I leave for the weekend – it was great, thanks for asking – and, of course, a player gets in a fight with the manager in full view of the TV cameras. Figures. As the guy in charge of the big Mariner blog, I feel like I’m supposed to write about this. I just don’t know what to say about the situation that you should really care about.
The baseball media (and yes, I include blogs like this one in that genre) does a good job of offering insight into certain areas of the game. We also are basically useless when it comes to amateur psychology. Regardless of the level of access or the ferociousness of opinion, very little of what is speculated about offers any real knowledge about what may happen. Really, let’s just look at the facts of this situation.
Chone Figgins, lauded clubhouse leader and great team chemistry guy, got into a public fight with Don Wakamatsu, calm and rational manager known for how much his players like him. Or maybe liked him. They seemed to last year, though not so much this one. Clubhouse relations have appeared to deteriorate after Ken Griffey Jr, lauded clubhouse leader and great team chemistry guy, sulked about playing time and retired mid-season after being relegated to the bench role he’s deserved for half a decade. Meanwhile, Milton Bradley, notable hothead and clubhouse cancer, has been a boy scout for the last few months, even as the season went down the drain and his personal performance went in the toilet.
The labels that these guys were affixed with run counter to how they’ve acted in almost every single case. The guys whose value in the clubhouse was so highly talked about have been the ones causing problems, and now, we’re being told that a clubhouse full of veteran team leaders lacks leadership.
Blogger, reporter, radio host, in the end, we’re all pretty much equally awful at predicting anything that has to do with how baseball players will interact with each other in the future. The usual approach is to take a guy’s reputation from where he’s been and assume it will dictate his actions no matter where he goes or how time changes, but that assumption falls on its face all the time. This team was supposed to have great chemistry, in large part due to guys like Figgins and Griffey. From most accounts, that just hasn’t materialized.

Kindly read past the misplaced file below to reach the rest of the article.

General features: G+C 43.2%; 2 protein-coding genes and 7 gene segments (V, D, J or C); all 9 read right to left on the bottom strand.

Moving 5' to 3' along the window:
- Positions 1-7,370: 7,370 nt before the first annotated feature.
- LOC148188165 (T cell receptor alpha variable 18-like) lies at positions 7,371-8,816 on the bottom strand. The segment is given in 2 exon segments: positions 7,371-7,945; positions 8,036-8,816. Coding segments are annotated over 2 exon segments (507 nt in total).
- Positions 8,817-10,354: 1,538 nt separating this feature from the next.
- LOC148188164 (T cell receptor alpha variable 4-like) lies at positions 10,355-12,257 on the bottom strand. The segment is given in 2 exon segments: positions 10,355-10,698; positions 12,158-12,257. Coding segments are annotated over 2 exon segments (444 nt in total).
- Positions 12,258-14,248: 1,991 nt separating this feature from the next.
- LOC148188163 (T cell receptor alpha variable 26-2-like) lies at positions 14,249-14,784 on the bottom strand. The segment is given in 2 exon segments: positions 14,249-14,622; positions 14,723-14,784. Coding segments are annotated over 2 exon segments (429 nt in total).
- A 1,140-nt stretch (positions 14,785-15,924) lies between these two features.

Rather than trying to expand on this point, I’ll just let Jim Leyland take it away, from when he was asked about the Washington Nationals last month:
“It’s not what Pudge brings into the clubhouse,” Leyland said. “It’s what Pudge brings on to the field. He’s hitting .336! That’s the kind of production you want. [Shucks], I can find a nice bunch of guys you want in the clubhouse. I can find that. He’s producing. That’s what’s good. That’s how I look at.”
“They didn’t bring Strasburg up because he’s a nice guy,” Leyland said. “They brought him up because he’s a big talent. He has a chance to be an unbelievable pitcher and he’s won two games already.
“Take all that clubhouse [stuff] and all that, throw it out the window. Every writer in the country has been writing about that [nonsense] for years. Chemistry don’t mean [anything]. He’s up here because he’s good. That don’t mean [a hill of beans]. They got good chemistry because their team is improved, they got a real good team, they got guys knocking in runs, they got a catcher hitting .336, they got a phenom pitcher they just brought up. That’s why they’re happy.”
Jim Leyland isn’t interested in playing amateur psychologist. He’s just going to assume that winning teams are happy teams. I am too.
When the M’s start winning regularly again, I’m sure Chone Figgins and Don Wakamatsu will get along just fine. You can speculate about what it means if you want, but in the end, none of us really have any idea.